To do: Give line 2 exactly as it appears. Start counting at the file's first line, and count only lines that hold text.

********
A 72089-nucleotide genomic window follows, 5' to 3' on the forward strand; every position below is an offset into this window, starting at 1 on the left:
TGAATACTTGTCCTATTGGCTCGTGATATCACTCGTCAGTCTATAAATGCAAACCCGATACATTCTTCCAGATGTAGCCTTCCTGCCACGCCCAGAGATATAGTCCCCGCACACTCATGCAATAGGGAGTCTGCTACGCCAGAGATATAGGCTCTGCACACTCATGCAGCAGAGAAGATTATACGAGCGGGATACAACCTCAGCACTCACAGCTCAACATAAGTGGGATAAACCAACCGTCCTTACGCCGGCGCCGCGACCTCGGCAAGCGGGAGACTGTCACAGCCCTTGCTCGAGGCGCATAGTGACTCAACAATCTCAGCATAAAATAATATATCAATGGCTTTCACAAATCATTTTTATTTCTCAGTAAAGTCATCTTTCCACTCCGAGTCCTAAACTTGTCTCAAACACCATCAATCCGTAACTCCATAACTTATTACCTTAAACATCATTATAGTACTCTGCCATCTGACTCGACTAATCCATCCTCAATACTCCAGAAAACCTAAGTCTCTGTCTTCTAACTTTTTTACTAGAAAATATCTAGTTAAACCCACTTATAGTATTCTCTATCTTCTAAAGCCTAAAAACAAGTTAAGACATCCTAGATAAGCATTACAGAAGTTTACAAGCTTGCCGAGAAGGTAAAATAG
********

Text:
TGAATACTTGTCCTATTGGCTCGTGATATCACTCGTCAGTCTATAAATGCAAACCCGATACATTCTTCCAGATGTAGCCTTCCTGCCACGCCCAGAGATATAGTCCCCGCACACTCATGCAATAGGGAGTCTGCTACGCCAGAGATATAGGCTCTGCACACTCATGCAGCAGAGAAGATTATACGAGCGGGATACAACCTCAGCACTCACAGCTCAACATAAGTGGGATAAACCAACCGTCCTTACGCCGGCGCCGCGACCTCGGCAAGCGGGAGACTGTCACAGCCCTTGCTCGAGGCGCATAGTGACTCAACAATCTCAGCATAAAATAATATATCAATGGCTTTCACAAATCATTTTTATTTCTCAGTAAAGTCATCTTTCCACTCCGAGTCCTAAACTTGTCTCAAACACCATCAATCCGTAACTCCATAACTTATTACCTTAAACATCATTATAGTACTCTGCCATCTGACTCGACTAATCCATCCTCAATACTCCAGAAAACCTAAGTCTCTGTCTTCTAACTTTTTTACTAGAAAATATCTAGTTAAACCCACTTATAGTATTCTCTATCTTCTAAAGCCTAAAAACAAGTTAAGACATCCTAGATAAGCATTACAGAAGTTTACAAGCTTGCCGAGAAGGTAAAATAG